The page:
something by Balzac
anything by Austen


message 37: by Ellen (new)

Ellen (karenvirginiaflaxman) | 220 comments Emily wrote: "Mansfield Park by Jane Austen"

Oh, I can second this nomination wholeheartedly. It's one of my favorite Austen books and I would really like to re-read it after so many years. Thanks for nominating it, Emily!


message 38: by Ellen (new)

Ellen (karenvirginiaflaxman) | 220 comments Jamie wrote: "How about Northanger Abbey"

Jamie, I wouldn't object to re-reading this one. Really enjoyed it the first time around, decades ago. Thanks!


message 39: by Ellen (new)

Ellen (karenvirginiaflaxman) | 220 comments Lois wrote: "I was going to nominate 'The Hunchback of Notre Dame', but noticed you read it before I joined. My nomination now is:

Persuasion by Jane Austen, published in 1818."


Another one I'd like to re-read. Thanks for nominating it, Lois.


message 40: by Linda2 (last edited Mar 09, 2012 08:15AM) (new)

Linda2 | 3744 comments Bill wrote: "ENOUGH WITH THE PROSE ALREADY!!!

Byron's Don Juan -- a novel length poem, which was unfinished at the time of Byron's death Enough with the prose already. :-)

Keats' Poetry written between 10/31 ..."


We already have a thread for short poems, but not book-length ones. Madge and I have been sitting there all by ourselves lately, but it had been much more active:

http://www.goodreads.com/topic/show/3...


message 41: by Joyce (new)

Joyce | 24 comments I'm interested in reading "The Red and the Black", but which translation is the best? And is the "best" translation easily available? I checked Amazon and my local library and became discouraged.


message 42: by Linda2 (new)

Linda2 | 3744 comments Silver wrote: "I thought it would be a good idea to get ahead of the game on book nominations ..."

A friend is interested in joining this group, and I showed her the discussion pages and the poll page. I ordered the polls sequentially, but the the top poll is still December, and WOTD is farther down. Can this be fixed?


message 43: by Silver (new)

Silver Rochelle wrote: "Silver wrote: "I thought it would be a good idea to get ahead of the game on book nominations ..."

A friend is interested in joining this group, and I showed her the discussion pages and the poll ..."


I will look into it and see if it can be fixed


message 44: by Bob (new)

Bob | 33 comments Translation does seem to be a problem for this book. Here is a link to a reviewer who dislikes Raffel's Modern Library translation:

http://www.theatlantic.com/past/docs/...


message 45: by Silver (new)

Silver Rochelle wrote: "Silver wrote: "I thought it would be a good idea to get ahead of the game on book nominations ..."

A friend is interested in joining this group, and I showed her the discussion pages and the poll ..."


I just looked at the poll, and if you at the dates in which the poll was actually posted than it is correct. On November 15th there was a poll to decide on a short story for December and the WOTD poll was on Nov. 1st so it should be the 2nd poll listed. As in that poll I took the two highest votes, so the first was Mill on the Floss and than WOTD


message 46: by Linda2 (new)

Linda2 | 3744 comments Silver wrote: "Rochelle wrote: "Silver wrote: "I thought it would be a good idea to get ahead of the game on book nominations ..."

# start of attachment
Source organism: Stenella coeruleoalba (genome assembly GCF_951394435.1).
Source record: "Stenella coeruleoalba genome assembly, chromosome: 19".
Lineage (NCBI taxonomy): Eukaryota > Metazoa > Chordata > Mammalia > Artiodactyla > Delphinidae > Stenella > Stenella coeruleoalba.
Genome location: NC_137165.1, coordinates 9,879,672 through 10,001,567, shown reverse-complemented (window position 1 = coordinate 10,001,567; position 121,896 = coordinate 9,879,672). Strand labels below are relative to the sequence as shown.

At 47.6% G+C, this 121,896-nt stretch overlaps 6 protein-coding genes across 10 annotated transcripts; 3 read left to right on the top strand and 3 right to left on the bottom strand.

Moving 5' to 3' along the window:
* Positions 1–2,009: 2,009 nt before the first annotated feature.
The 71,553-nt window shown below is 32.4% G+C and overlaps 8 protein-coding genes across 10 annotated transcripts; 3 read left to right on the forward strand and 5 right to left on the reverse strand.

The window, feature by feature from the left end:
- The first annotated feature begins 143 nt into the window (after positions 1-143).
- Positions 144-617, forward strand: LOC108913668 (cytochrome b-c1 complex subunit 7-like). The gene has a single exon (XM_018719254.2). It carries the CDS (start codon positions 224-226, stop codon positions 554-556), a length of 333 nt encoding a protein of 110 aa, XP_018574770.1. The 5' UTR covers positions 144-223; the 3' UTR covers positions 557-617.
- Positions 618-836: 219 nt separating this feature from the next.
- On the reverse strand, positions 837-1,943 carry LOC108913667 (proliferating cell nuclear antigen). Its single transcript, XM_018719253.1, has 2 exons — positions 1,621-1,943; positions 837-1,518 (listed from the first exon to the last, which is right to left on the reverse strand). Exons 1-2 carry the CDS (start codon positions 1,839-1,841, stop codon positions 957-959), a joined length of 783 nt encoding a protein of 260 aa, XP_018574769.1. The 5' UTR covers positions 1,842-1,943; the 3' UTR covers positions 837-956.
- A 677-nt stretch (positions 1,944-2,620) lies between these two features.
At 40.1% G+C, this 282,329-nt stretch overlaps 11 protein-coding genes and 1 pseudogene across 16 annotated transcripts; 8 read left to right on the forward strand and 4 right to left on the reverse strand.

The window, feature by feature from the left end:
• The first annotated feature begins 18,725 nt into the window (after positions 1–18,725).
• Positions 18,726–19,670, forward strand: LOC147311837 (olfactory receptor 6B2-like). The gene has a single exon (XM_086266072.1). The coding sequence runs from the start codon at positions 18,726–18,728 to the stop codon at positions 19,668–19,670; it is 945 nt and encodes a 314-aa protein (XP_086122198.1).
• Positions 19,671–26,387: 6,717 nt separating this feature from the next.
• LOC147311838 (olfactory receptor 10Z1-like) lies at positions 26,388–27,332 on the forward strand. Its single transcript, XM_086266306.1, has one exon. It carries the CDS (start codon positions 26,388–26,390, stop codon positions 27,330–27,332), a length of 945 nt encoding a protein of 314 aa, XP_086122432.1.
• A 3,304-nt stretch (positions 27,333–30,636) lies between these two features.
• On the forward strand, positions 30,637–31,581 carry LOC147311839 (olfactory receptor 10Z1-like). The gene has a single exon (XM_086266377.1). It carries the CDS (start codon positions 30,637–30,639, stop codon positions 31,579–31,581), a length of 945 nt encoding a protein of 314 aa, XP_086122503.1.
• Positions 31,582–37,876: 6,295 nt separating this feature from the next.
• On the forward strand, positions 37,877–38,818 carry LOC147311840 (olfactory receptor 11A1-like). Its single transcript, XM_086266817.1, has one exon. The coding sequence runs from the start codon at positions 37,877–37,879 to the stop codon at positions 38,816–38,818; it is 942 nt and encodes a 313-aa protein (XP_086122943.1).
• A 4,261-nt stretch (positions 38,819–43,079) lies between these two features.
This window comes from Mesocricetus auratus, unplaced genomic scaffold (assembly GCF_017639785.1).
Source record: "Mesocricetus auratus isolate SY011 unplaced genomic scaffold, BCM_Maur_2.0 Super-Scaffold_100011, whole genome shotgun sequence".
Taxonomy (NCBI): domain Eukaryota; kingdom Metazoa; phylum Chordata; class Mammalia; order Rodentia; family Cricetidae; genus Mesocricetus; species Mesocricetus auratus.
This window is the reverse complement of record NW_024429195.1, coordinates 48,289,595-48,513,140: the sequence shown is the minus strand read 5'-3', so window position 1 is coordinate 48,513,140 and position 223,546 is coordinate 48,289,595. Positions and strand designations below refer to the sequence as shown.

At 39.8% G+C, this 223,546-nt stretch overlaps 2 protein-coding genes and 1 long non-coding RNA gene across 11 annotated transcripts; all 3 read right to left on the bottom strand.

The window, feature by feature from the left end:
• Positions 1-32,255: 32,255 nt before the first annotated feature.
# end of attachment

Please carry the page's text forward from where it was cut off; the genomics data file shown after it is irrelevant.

A friend is interested in joining this group, and I showed her the discussion ..."


Gotcha. I didn't know they had been voted upon together.


message 47: by Bill (new)

Bill (BillGNYC) | 221 comments Alternatively, we could read it in French. We'd simply have to go at much slower rate. Perhaps 5 pages a week.


message 48: by Joyce (new)

Joyce | 24 comments You're so funny. I read somewhere that Roger Gard's translation is good. Amazon has Gard plus ten other translations. Does anyone know which is best?


message 49: by Bill (last edited Mar 09, 2012 04:42PM) (new)

Bill (BillGNYC) | 221 comments This was recently discussed in another group. There is no absolute way to know -- partially because people value different things. Do you care most about absolute accuracy or well-written English? Do you want to read it in modern English or in a translation of the day? Typically you choose by reading reviews, reading samples, and seeing what's appealing. You can also check syllabi of university courses, if you can find them -- or talk to a professor who teaches the book in English.

But my horse in the race is Don Juan by Lord Byron. It is easy to read. It's a poetic gem. It is a narrative. It needs no translation. I personally believe that the fate of Western Civilization -- and perhaps Eastern as well -- rests on the ability to return poetry to central position in literature. At the very least, reading narrative poetry is known to prevent dental caries and keep off excess weight.

Here's Byron:

I want a hero: an uncommon want,
When every year and month sends forth a new one,
Till, after cloying the gazettes with cant,
The age discovers he is not the true one;
Of such as these I should not care to vaunt,
I'll therefore take our ancient friend Don Juan --
We all have seen him, in the pantomime,
Sent to the devil somewhat ere his time.

Here's The Red and the Black:

La petite ville de Verrières peut passer pour l'une des plus jolies de la Franche-Comté. Ses maisons blanches avec leurs toits pointus de tuiles rouges s'étendent sur la pente d'une colline, dont des touffes de vigoureux châtaigniers marquent les moindres sinuosités. Le Doubs coule à quelques centaines de pieds au-dessous de ses fortifications, bâties jadis par les Espagnols, et maintenant ruinées.


Clearly, Byron is the easier read.


message 50: by Linda2 (new)

Linda2 | 3744 comments I see the problem with the 2nd choice, but I do know "petite." Maybe 1 sentence per week?